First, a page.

The gap: what the loss of a bridge really means

Credit: Courtesy of Photojunkie via Wikimedia Commons Credit: Courtesy of Photojunkie via Wikimedia Commons
Editorials featured in the Forum section are solely the opinions of their individual authors.

In recent years, the region of Pittsburgh that encapsulates much of Regent Square, Braddock, and Wilkinsburg has been renamed “the East End.” To me, it’s a euphemism: a way to compartmentalize an area of the city that people don’t want to have to think about. People in Pittsburgh love to do that — we come up with lots of names and nicknames and talk about how unique our various neighborhoods are. But in reality, it's all just a big game to put people where we believe they belong — and keep them there. Black people belonged in East Liberty until they didn’t anymore, and then it became that place where the Target is. Pittsburgh is a little bit like Swiss cheese: riddled with gaps in care, food, and money for the people who need it most.

The East End in particular is important to me because that’s where I grew up, though I went to school on the other side of the divide for the entirety of my life (including now), in Squirrel Hill/Oakland. If there’s anything I understand, it's how the infrastructure that connects the East End to this region purposely fails to account for the needs of the people that the city deems invaluable. Being able to get to and from school and my friends’ houses was the most important part of my life for a long time, yet I never figured out how to do it effectively, getting hurt quite a few times walking through the woods or biking where I shouldn’t have been. What I did learn was that the transportation issues that impacted me did not impact people that lived not so far away from me, albeit in much more expensive houses.

I also learned that there are three main ways to get out of the East End, not including the very out-of-the-way commute-time-doubling ways that some people try to bring up. The first of these is the Squirrel Hill tunnel, part of the parkway that is notorious for high traffic during commute hours. The tunnel is at the end of a bridge that spans a ravine near a set of slag dumps. Interestingly, this bridge is scheduled to be replaced within the next few years, pending a decision about how exactly to do so with as little disruption as possible.

The reason disruption is a concern is because of the next “way,” my personal favorite. Running under the aforementioned bridge is Commercial Road, which is magically renamed Forward Avenue right in the spot where it intersects with Summerset, one of the wealthiest neighborhoods in urban Pittsburgh (let the wheels start turning here). While the bridge is replaced, Commercial must close, which is nothing new. I could write another novel entirely regarding Commercial, but I’ll leave it to this brief description: Commercial is entirely unwalkable. It is a lengthy, windy, and extremely steep road that rests on the side of a hill such that if you made a wrong move while driving down, you would likely not live to tell the story. It is highly prone to traffic-stopping mud and rock slides. It has been closed many times in my life, often for extended periods of time, as crews attempt to stop it from quite literally sliding off the face of the hill on which it rests. Driving up that street might literally be the most dangerous thing I do regularly.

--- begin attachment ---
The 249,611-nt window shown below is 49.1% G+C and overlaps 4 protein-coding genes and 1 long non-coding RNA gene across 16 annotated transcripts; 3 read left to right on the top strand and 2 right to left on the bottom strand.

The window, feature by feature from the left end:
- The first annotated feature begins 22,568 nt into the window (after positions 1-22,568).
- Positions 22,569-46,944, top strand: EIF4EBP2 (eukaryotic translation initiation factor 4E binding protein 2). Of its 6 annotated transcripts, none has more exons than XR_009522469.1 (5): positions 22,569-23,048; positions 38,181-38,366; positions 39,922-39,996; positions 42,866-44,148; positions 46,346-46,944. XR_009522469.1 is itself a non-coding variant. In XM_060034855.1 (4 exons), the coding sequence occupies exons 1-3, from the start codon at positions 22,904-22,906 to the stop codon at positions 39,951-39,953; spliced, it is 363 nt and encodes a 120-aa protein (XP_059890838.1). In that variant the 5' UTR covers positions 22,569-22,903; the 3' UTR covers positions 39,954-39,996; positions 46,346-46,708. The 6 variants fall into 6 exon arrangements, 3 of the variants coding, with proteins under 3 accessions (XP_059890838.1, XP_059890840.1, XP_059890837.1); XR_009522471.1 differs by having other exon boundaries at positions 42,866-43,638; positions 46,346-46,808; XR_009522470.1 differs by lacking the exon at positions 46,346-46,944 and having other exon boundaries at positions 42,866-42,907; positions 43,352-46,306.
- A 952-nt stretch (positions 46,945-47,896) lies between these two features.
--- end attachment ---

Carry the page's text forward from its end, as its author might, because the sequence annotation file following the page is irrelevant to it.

Now, this whole closure of Commercial and the Parkway bridge was set to bring a decent amount of turmoil to the traffic patterns between the East and the city, but the situation just got a lot worse — this is where we arrive at the third “way.”

On Friday, Jan. 28, the Forbes Avenue bridge spanning Fern Hollow decided its life had come to an end. In what, from some reports, was a rather anticlimactic descent, it simply slid out of existence into the ravine below. Ironically, it brought down with it a 61B Port Authority Bus, one of the only ones that run on that side of the city. The image of that bus, so close to getting off the other side of the bridge before the collapse, literally brought tears to my eyes. For so long, all I wanted was to get out of the East End. Sometimes it felt like I never would, like I would be taking 61Bs out — so many 61Bs — and I would be driving over the incredibly shaky Forbes bridge and praying for Commercial to hang onto its hill for the rest of my life in an endless cycle driven by taxes and redlining and gun violence.

The poetic irony of that bridge’s collapse on the morning of President Biden’s arrival in Pittsburgh to speak on infrastructure was not missed, especially by the CMU community, who hosted the president at our Mill 19 property. What was missed by many was the fact that that irony was no act of God, or of fate, or anything else. The truth is that the city of Pittsburgh only cares about the quality of life of its residents when improving that quality benefits the city. Nobody seemed to care about that bridge, and, mark my words, it will not be repaired for a long, long time. It was bound to fall one day or another, regardless of whether or not Air Force One was flying over it, just like Commercial will inevitably slide off that hill one day. Once again, no one will care. The people at the metaphorical and literal bottom will keep adjusting their commutes again and again as they have always done when things like this happen, and life will go on just as it always has.